The stakes may be higher than ever, since a single-payer system would save Americans $570 billion, reports economist Gerald Friedman in Dollars & Sense. Though a single-payer system "would raise some costs by providing access to care for those currently uninsured or under-insured, it would save much larger sums by eliminating insurance middlemen and radically simplifying payment to doctors and hospitals. While providing superior health care, a single-payer system would save as much as $570 billion now wasted on administrative overhead and monopoly profits.” In the midst of a recession, with great need to invest in renewable energy sources, education, sustainable transportation, and local food systems, Americans may have a chance to do more with their money than line the pockets of insurance company shareholders.

Image by Keith Ellison, licensed under Creative Commons. 

7/14/2014 9:19:08 AM

I saw this news when I was interned at the hospital, my son works as a medic and he sustains the single-payer system because the Affordable Care Act has a lot of flaws. There are a lot of people that do not trust the federal government and are against the single-payer system but I am sure they will sustain this after they will see the results of such a system.

shawn sargent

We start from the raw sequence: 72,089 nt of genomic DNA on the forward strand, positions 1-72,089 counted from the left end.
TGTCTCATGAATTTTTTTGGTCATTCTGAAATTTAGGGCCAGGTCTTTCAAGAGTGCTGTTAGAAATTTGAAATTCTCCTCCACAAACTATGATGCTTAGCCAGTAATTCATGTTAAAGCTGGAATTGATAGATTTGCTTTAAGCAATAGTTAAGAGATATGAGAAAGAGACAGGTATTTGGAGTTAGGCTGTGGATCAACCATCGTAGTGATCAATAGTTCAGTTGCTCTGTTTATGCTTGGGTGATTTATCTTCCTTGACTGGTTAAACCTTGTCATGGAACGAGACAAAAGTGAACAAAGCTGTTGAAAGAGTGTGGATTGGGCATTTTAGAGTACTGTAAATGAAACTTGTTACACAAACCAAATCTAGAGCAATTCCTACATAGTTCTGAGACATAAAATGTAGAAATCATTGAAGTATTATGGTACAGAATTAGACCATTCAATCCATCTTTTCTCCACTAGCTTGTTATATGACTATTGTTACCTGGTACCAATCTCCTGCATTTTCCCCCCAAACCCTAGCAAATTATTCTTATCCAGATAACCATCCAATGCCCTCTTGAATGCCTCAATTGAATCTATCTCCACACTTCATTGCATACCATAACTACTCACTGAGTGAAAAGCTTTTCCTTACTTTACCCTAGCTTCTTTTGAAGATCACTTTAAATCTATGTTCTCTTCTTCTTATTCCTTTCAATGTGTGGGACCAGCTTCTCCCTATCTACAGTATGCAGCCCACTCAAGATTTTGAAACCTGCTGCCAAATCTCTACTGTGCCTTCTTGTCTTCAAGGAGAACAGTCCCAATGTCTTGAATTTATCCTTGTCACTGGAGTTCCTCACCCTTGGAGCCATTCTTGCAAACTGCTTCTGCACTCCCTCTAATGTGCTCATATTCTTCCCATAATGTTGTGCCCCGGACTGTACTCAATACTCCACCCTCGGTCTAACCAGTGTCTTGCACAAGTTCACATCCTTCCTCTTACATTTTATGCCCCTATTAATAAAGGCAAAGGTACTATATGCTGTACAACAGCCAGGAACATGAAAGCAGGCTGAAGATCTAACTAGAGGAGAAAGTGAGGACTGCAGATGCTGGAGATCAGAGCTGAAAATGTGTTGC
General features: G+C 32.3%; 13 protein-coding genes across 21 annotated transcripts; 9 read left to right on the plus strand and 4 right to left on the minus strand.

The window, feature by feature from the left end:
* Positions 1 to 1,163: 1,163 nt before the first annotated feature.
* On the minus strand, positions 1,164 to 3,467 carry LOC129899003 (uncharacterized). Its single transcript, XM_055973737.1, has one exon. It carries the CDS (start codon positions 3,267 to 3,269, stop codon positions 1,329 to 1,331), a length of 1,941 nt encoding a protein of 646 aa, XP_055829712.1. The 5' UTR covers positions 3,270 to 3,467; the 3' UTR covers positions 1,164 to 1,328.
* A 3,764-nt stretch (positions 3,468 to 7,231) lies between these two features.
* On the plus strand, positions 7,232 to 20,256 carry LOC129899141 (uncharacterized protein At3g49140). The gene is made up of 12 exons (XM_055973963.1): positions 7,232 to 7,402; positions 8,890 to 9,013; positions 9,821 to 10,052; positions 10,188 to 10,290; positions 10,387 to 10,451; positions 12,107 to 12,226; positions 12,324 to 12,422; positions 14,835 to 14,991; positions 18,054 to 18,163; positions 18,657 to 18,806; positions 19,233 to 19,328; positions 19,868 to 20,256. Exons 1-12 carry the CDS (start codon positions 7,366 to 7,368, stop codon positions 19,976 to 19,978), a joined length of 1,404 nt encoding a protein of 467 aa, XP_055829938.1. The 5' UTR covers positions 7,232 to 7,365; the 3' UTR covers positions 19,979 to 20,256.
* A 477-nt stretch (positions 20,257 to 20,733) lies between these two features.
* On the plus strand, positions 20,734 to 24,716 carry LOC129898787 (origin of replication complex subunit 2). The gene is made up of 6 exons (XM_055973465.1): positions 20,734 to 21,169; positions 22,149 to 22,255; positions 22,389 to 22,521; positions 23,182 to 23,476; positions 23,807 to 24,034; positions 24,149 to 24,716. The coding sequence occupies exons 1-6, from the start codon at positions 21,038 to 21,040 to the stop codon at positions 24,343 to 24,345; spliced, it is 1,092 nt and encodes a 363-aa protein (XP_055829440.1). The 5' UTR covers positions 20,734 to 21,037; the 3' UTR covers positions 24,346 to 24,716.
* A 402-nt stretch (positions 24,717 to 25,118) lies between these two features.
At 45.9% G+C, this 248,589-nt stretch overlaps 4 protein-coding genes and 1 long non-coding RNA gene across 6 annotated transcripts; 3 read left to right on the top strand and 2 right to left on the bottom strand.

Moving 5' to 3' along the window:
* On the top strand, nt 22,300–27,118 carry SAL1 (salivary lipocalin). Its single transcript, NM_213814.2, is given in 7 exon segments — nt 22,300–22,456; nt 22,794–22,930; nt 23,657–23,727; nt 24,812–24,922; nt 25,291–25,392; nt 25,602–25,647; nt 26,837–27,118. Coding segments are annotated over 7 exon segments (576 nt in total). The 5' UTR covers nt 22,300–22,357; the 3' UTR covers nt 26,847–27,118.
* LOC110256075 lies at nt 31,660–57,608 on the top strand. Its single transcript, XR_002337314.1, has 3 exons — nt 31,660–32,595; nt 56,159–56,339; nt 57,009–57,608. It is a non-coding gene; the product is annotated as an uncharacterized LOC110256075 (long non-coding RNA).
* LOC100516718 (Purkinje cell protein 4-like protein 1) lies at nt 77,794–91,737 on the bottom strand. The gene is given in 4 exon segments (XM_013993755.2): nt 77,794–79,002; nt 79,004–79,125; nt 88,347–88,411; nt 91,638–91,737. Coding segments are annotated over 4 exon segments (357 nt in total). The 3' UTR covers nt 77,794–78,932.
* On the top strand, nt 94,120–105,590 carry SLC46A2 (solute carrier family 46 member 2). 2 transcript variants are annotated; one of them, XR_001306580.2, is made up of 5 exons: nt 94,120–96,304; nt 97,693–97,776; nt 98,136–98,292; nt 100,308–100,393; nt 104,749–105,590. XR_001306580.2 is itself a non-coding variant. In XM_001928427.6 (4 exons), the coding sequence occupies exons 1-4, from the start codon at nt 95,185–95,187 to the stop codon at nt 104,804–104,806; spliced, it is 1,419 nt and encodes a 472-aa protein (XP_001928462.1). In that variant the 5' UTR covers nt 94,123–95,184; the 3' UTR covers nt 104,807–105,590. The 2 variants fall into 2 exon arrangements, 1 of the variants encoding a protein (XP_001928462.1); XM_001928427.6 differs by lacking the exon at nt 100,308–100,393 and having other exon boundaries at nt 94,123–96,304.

4/25/2012 4:34:49 PM

Single payer all the Way!!! That is one of the reasons I voted for Obama in 2008. It is the main thing that would boost our fragile economy, by freeing up 570 Billion dollars, that could be immediately invested in America's green energy future!

bob snead
4/25/2012 2:07:43 PM

Michell is correct. My wife works in the US healthcare system (works with stroke victims) and her father was a physician in Canada when their single payer system was introduced. He was brought into it kicking and screaming, but when he retired was completely in favor. At our wedding he got a chance to talk to my US physician uncle (same specialty). My wife's father paid a small percentage of my uncle's malpractice insurance -- another huge savings. My wife's Canadian sister had a stroke and she got much better care than the comparable patients my wife works with. Sure, it's all anecdotal evidence, but if you stop your ideological rantings and look at the facts, Casey, you'll see you're wrong.